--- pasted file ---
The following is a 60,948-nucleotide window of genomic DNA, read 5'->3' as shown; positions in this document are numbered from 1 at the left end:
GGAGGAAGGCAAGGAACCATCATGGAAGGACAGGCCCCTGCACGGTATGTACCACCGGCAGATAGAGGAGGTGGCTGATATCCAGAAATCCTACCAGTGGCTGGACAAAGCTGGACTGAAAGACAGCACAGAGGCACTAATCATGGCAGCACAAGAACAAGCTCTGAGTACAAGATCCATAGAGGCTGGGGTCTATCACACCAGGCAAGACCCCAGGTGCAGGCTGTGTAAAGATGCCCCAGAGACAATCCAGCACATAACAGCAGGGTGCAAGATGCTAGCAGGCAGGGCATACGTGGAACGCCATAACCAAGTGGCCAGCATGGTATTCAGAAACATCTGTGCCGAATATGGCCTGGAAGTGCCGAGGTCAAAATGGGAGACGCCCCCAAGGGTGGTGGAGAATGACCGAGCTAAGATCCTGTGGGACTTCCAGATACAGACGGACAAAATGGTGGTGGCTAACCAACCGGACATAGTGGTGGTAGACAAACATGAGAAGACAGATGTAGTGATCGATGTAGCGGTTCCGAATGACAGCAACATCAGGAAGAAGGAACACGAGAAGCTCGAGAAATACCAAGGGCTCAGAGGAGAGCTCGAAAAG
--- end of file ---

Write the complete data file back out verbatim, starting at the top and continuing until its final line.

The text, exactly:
The following is a 60,948-nucleotide window of genomic DNA, read 5'->3' as shown; positions in this document are numbered from 1 at the left end:
GGAGGAAGGCAAGGAACCATCATGGAAGGACAGGCCCCTGCACGGTATGTACCACCGGCAGATAGAGGAGGTGGCTGATATCCAGAAATCCTACCAGTGGCTGGACAAAGCTGGACTGAAAGACAGCACAGAGGCACTAATCATGGCAGCACAAGAACAAGCTCTGAGTACAAGATCCATAGAGGCTGGGGTCTATCACACCAGGCAAGACCCCAGGTGCAGGCTGTGTAAAGATGCCCCAGAGACAATCCAGCACATAACAGCAGGGTGCAAGATGCTAGCAGGCAGGGCATACGTGGAACGCCATAACCAAGTGGCCAGCATGGTATTCAGAAACATCTGTGCCGAATATGGCCTGGAAGTGCCGAGGTCAAAATGGGAGACGCCCCCAAGGGTGGTGGAGAATGACCGAGCTAAGATCCTGTGGGACTTCCAGATACAGACGGACAAAATGGTGGTGGCTAACCAACCGGACATAGTGGTGGTAGACAAACATGAGAAGACAGATGTAGTGATCGATGTAGCGGTTCCGAATGACAGCAACATCAGGAAGAAGGAACACGAGAAGCTCGAGAAATACCAAGGGCTCAGAGGAGAGCTCGAAAAG